Bill Selenga performing at the TED Fellows talks, Session 2, TEDGlobal 2014, South, October 5-10, 2014, Copacabana Palace Hotel, Rio de Janeiro, Brazil. Photo: Ryan Lash/TED
In Session 2 of TEDGlobal 2014 Fellows Talks: a waterborne peep show in San Francisco, a triage app that saves lives, the architecture of death, and more!
The session starts with Bill “Blinky” Sellanga performing “Usinibore” solo on acoustic guitar. “It was a song I wrote in 2008 in response to the post-election violence,” he says, “when I was feeling very helpless.” The lyrics: “Don’t tell me what I can or can’t do. I can change the world.” This Kenyan producer and DJ fronts the musical collective Just-A-Band, which mixes genres like hip-hop, electronica and funk to make music for popular radio that give a voice to Kenyan youth. (Watch a video of Just-A-Band’s version of this song.)
Computational biologist Marcela Uliano da Silva is sequencing the invasive golden mussel’s genome to find the animals’ weaknesses and strengths. This mussel arrived in South America in the 1990s, choking river systems and causing millions in damages as it clogged power plants and water treatment facilities. At the same time, this mussel alters the transparency of water, allowing sunlight to penetrate and leading to toxic blooms, oxygen deprivation and massive fish deaths, homogenizing ecosystems over time. Uliano da Silva hopes to develop a genetic therapy that would prevent the mussels from being able to attach to substrates. This would target the mussel without the need for substances like chlorine, which don’t work well and harm the surrounding biodiversity in their own way. But the clock is ticking. At the moment, the golden mussel is only 150 km from the first river in the Amazon River basin, says Uliano da Silva. If the golden mussel gets there, it would spell disaster for the Amazon, which is also critically linked to the health of the rest of the planet.
Landscape architect Bradley Cantrell introduces a brand-new concept: engineered environments using computational landscaping. Current environmental construction is, like a prosthetic, functionally limited. It looks like nature, he explains, but it’s limited in function and can’t feel or respond to stimuli. In contrast, computational landscape architecture uses environmental sensing, computation and robotics, along with models, animations and illustrations built from data to gain a deeper understanding about how ecosystem dynamics work — to allow construction of landscapes that act as a natural extension of nature. He offers an example: a prototype of a Mississippi River spillway that can essentially “print” land, somewhat like an inkjet printer. The prototype opens and closes the spillway gates to divert water and re-shape and stabilize land forms. It keeps in mind support for plants and animals, while protecting cities from severe weather.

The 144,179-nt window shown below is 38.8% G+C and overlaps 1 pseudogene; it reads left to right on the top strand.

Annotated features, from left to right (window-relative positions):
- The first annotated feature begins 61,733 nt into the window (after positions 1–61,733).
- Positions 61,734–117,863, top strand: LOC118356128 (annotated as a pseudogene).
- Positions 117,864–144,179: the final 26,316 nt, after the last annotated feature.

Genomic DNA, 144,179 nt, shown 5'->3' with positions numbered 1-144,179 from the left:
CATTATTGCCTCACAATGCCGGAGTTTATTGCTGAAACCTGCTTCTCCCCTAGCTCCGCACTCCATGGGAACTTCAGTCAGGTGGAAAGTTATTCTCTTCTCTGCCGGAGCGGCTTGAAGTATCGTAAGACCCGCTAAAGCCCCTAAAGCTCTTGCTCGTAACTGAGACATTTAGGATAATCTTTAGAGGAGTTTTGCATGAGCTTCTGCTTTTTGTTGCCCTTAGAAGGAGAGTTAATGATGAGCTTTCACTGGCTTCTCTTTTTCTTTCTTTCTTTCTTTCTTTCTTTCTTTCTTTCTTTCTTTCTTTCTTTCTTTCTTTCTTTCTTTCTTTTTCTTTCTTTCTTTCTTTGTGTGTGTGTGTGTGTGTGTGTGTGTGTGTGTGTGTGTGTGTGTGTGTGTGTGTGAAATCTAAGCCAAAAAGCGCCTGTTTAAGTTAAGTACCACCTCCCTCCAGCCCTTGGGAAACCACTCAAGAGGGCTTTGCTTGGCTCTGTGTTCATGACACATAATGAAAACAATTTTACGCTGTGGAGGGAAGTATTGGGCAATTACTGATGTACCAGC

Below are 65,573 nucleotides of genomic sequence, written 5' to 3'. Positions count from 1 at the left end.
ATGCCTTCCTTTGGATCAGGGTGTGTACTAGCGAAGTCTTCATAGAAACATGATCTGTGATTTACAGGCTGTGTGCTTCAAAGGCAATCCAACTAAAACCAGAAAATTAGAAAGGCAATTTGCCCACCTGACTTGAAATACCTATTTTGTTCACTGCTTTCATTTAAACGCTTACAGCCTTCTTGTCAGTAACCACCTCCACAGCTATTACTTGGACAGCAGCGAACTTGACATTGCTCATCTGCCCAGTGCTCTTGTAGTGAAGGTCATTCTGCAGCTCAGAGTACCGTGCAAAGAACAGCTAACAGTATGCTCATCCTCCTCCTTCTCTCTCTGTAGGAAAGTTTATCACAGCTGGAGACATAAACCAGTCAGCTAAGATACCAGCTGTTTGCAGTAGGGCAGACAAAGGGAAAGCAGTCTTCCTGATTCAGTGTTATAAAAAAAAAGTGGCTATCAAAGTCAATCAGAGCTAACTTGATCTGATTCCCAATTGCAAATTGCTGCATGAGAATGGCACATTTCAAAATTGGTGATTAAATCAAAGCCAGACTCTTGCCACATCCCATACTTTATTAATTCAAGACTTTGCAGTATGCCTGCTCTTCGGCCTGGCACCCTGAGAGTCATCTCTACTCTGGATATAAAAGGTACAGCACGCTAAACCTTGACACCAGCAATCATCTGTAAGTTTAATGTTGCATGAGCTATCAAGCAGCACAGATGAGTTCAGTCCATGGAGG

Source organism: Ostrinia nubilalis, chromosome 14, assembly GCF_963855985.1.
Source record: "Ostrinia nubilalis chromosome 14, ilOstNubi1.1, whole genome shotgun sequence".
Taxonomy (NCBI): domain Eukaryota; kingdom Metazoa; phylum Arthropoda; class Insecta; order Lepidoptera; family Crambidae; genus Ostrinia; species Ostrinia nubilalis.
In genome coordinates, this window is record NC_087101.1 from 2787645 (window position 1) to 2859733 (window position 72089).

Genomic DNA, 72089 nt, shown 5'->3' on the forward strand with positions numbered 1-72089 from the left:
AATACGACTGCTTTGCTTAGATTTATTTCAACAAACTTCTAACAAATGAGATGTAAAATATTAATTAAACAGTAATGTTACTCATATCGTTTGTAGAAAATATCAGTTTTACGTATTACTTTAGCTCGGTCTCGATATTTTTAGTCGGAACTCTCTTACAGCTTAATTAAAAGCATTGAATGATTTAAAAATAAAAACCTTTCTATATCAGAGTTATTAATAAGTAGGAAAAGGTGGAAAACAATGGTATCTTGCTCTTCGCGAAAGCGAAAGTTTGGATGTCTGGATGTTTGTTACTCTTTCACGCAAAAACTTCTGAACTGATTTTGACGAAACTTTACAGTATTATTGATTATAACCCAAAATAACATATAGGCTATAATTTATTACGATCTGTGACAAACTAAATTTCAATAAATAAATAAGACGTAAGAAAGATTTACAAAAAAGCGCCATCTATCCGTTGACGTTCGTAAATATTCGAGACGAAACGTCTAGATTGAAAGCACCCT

Chilean-American queer artistConstance Hockaday is interested in water as an undefinable space of unfettered liberty. It upholds the idea that living beings have the right to own the space that their physical bodies occupy, and the right to freedom of movement. “The social order of land has forgotten these basic rights,” says Hockaday. Last summer, she explored these ideas in a floating peep show. She latched four 30-foot sailboats together, using their hulls as performance spaces. Here, she gathered exotic dancers and drag queens from two radical and celebrated San Francisco establishments that had closed within six months of each other: the worker-owned peepshow Lusty Lady, and the Latino gay bar Esta Noche. More than 600 audience members were ferried by sailors to see this floating show, many of whom had never been on the water, never been on a boat or never been to a peep show. To Hockaday, the event represented a tear in social order, and a gathering of people successfully conversing with the urban and natural environment on their own terms.